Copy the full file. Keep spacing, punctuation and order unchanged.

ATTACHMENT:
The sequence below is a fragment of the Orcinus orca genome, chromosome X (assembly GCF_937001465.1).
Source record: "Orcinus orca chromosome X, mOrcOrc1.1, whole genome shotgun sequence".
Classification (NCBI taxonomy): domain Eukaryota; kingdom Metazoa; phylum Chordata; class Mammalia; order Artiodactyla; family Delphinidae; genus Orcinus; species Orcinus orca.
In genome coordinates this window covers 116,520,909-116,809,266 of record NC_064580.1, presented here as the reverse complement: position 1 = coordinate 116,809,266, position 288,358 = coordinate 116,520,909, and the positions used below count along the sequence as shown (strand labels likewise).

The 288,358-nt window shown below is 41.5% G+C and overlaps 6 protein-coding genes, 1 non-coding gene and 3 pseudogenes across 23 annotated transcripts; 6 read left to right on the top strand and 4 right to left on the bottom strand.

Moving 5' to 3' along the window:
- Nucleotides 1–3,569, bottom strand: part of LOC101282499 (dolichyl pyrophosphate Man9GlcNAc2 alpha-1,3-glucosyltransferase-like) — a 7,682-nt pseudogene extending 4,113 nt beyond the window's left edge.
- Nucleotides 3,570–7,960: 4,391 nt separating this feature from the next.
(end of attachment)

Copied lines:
The sequence below is a fragment of the Orcinus orca genome, chromosome X (assembly GCF_937001465.1).
Source record: "Orcinus orca chromosome X, mOrcOrc1.1, whole genome shotgun sequence".
Classification (NCBI taxonomy): domain Eukaryota; kingdom Metazoa; phylum Chordata; class Mammalia; order Artiodactyla; family Delphinidae; genus Orcinus; species Orcinus orca.
In genome coordinates this window covers 116,520,909-116,809,266 of record NC_064580.1, presented here as the reverse complement: position 1 = coordinate 116,809,266, position 288,358 = coordinate 116,520,909, and the positions used below count along the sequence as shown (strand labels likewise).

The 288,358-nt window shown below is 41.5% G+C and overlaps 6 protein-coding genes, 1 non-coding gene and 3 pseudogenes across 23 annotated transcripts; 6 read left to right on the top strand and 4 right to left on the bottom strand.

Moving 5' to 3' along the window:
- Nucleotides 1–3,569, bottom strand: part of LOC101282499 (dolichyl pyrophosphate Man9GlcNAc2 alpha-1,3-glucosyltransferase-like) — a 7,682-nt pseudogene extending 4,113 nt beyond the window's left edge.
- Nucleotides 3,570–7,960: 4,391 nt separating this feature from the next.